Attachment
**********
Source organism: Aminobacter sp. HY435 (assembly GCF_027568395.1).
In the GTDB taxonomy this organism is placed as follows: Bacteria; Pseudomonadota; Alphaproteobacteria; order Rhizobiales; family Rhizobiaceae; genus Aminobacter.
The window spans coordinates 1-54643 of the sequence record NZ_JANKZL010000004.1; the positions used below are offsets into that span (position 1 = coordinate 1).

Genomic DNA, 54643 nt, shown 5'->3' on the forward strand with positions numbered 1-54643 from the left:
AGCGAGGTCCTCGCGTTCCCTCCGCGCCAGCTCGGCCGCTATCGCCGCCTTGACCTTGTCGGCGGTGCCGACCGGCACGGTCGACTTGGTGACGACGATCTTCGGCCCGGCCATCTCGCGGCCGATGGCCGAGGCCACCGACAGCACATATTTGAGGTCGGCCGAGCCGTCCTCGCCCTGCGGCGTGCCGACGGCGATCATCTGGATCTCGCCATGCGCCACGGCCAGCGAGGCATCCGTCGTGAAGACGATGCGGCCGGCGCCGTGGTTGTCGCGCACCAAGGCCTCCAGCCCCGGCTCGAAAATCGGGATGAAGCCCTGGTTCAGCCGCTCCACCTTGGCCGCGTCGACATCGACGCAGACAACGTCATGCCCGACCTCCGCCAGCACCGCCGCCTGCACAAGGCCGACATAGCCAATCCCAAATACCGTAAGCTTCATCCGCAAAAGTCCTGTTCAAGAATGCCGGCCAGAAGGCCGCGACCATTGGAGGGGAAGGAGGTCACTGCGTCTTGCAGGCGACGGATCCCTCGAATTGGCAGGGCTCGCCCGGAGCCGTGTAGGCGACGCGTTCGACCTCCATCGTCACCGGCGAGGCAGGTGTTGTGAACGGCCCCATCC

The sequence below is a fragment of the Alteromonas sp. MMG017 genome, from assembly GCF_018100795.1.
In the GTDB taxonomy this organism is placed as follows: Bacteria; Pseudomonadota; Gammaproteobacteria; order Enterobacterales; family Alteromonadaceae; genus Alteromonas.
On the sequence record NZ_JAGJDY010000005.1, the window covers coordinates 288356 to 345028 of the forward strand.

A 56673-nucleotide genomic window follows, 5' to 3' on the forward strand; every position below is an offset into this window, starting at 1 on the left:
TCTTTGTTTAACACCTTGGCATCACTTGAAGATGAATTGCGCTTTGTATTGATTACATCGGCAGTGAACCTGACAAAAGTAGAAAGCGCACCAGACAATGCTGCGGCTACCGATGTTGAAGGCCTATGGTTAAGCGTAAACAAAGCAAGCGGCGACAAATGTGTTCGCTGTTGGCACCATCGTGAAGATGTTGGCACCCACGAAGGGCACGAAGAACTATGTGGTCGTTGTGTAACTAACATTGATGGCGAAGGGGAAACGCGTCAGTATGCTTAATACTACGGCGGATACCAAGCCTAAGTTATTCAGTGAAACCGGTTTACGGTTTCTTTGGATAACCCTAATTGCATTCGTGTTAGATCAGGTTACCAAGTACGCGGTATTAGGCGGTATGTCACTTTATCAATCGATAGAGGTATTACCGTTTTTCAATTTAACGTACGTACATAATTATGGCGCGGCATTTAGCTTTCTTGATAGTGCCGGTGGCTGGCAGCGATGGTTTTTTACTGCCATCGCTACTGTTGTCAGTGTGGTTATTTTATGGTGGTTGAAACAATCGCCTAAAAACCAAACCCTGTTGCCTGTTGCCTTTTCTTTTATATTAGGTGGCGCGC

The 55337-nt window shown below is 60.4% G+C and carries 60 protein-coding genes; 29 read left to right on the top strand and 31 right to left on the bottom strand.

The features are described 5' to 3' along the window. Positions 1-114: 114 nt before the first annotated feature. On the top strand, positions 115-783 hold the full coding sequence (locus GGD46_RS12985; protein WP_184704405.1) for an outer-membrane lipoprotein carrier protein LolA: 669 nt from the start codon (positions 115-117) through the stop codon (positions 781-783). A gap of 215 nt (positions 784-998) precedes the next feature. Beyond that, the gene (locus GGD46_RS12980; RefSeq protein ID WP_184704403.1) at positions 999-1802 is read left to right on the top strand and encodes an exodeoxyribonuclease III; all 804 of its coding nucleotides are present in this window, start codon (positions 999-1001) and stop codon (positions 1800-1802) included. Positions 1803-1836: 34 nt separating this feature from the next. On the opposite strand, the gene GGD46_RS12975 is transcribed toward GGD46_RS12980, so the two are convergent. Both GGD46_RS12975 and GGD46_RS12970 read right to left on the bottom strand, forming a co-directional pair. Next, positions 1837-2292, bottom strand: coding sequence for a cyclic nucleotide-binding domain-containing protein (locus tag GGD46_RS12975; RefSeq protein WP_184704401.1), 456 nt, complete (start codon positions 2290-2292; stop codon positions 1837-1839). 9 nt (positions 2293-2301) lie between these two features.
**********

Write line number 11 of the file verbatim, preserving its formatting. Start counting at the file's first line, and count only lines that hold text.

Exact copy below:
The 55337-nt window shown below is 60.4% G+C and carries 60 protein-coding genes; 29 read left to right on the top strand and 31 right to left on the bottom strand.